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Font Hinting

Occasionally, graphics containing contain small, or very small, bits of text are needed in online questionnaires. The text quickly becomes blurry and illegible – usually due to improper scaling or carelessness when exporting the vector graphic.

In general, the best results are obtained by inserting the text directly as text in the website. Image elements and text can be positioned wherever you want using CSS positioning.

The second-best result is obtained by exporting the text (as a vector object) directly in the correct resolution. Image editing software (e.g. GIMP) can be used to do this. Enable hinting by checking the Hinting checkbox in the tool options. Doing this in graphic design software such as Illustrator can be a little more complicated.

Hinting in Illustrator CS 4

Illustrator offers a feature Save for Web & Devices. The result is not bad, but far from perfect.

Save for WebAfter Optimization
Export for WebExport after Optimization

A few additional steps are needed to transfer small fonts neatly into a raster graphic:

  • In EditPreferencesUnits …, select “Pixel” as the unit for General and Text.
  • Scale image or image element to the required size (in pixels).
  • Turn on ViewPixel Preview
  • Deactivate ViewSnap To Pixel
  • Deactivate ViewSnap To Point

The first impression of how the image will look later on as a raster graphic can be seen here. For further optimization, zoom in closely on the text (e.g. zoom level 400%).

Keep an eye on the sharpness of the horizontal lines here – for example, the horizontal dashes in the upper and lower case versions of E. Illustrator should take care of this as much as possible – but sometimes this is not enough. If need be, make the font size a little bigger or smaller to ensure the parallel horizontal lines look sharp on the raster grid.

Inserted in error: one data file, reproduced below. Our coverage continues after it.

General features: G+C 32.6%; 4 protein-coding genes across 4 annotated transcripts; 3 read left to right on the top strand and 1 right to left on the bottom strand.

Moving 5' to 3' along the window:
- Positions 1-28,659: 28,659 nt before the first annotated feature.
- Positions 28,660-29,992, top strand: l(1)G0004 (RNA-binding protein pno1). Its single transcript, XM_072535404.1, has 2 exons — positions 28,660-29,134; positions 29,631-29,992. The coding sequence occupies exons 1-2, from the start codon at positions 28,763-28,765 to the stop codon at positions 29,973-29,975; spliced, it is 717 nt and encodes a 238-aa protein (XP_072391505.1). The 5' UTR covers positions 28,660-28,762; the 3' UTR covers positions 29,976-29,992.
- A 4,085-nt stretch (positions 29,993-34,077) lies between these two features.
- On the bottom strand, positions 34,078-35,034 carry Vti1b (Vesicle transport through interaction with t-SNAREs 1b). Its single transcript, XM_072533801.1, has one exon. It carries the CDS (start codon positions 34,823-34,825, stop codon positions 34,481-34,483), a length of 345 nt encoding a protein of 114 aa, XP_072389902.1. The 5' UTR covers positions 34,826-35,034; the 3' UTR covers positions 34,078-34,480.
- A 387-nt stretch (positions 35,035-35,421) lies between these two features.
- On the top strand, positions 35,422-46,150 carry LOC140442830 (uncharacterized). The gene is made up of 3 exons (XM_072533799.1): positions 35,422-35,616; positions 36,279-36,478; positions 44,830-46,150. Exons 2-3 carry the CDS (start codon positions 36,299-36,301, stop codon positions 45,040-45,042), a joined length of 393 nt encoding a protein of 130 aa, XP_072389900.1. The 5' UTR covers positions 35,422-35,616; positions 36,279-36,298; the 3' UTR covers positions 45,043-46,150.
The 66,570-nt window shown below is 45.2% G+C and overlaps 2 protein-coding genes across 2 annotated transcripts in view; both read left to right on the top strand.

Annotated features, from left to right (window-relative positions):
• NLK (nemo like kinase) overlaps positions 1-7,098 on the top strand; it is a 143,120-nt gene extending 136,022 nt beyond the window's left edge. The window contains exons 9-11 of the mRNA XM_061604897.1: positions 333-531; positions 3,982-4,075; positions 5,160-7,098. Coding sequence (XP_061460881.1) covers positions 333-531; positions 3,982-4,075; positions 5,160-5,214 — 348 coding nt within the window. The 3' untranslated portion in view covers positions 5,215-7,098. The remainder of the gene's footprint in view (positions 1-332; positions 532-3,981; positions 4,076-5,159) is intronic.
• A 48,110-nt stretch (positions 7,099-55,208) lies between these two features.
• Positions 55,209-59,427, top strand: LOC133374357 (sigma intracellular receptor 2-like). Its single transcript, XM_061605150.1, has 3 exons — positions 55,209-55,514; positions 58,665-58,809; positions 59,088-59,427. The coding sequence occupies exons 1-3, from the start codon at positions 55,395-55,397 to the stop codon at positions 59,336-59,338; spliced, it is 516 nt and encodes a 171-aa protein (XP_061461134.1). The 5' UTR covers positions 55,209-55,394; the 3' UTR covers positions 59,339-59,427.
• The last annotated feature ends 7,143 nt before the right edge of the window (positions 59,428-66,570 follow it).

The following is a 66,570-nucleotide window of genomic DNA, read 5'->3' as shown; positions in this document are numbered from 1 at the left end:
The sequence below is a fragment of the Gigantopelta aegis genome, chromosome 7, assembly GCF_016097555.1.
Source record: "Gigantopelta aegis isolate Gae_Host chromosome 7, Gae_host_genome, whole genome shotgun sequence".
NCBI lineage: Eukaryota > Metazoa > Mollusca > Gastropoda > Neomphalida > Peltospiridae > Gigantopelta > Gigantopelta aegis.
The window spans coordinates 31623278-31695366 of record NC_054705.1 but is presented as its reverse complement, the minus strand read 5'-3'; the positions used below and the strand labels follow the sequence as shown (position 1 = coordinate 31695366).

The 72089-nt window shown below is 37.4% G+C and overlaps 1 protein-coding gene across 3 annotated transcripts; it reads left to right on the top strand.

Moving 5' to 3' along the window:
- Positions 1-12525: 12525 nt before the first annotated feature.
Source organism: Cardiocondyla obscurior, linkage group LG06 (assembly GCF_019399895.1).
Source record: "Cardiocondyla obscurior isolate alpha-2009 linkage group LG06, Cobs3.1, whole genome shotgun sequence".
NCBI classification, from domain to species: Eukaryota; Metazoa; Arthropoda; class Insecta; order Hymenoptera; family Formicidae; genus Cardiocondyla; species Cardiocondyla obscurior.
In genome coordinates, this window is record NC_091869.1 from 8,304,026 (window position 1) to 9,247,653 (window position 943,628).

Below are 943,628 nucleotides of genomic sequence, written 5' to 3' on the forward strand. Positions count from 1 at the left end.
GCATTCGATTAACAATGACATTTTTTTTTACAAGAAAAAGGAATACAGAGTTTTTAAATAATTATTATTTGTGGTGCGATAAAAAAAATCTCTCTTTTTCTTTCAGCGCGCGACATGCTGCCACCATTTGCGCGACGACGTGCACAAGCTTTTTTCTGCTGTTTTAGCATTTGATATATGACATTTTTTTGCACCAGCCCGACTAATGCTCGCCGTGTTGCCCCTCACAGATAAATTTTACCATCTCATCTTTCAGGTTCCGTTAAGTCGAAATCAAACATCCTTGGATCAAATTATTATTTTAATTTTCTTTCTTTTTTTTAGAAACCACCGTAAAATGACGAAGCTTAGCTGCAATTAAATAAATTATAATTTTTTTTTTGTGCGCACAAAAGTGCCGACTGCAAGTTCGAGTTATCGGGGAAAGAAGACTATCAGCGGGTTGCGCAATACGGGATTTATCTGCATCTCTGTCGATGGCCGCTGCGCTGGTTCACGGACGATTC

• Go to the menu item EditPreferencesGeneralKeyboard Increment and set a lower value, e.g. “0.1 pixels”

Use the arrow key to shift the text to the left and right – this means you can see when the letters fit better into the raster grid, or when it does not look as good. If one vertical dash is always razor sharp, wheres the other is always blurry, play around a little bit with the character spacing.

  • If the overall image looks correct, highlight all the objects and select ObjectRasterize. For Resolution, select “Screen”, for Background, select “white”.

After you have confirmed this with OK, you will not see a difference as you are already in the Pixel Preview. If you switch to the normal view as a test, you will see that the text has been pixelated.

  • Last but not least, save the image with FileExport as a graphic, for example in PNG format.
en/general/type-hinting.txt · Last modified: 06.02.2015 09:04 by alexander.ritter
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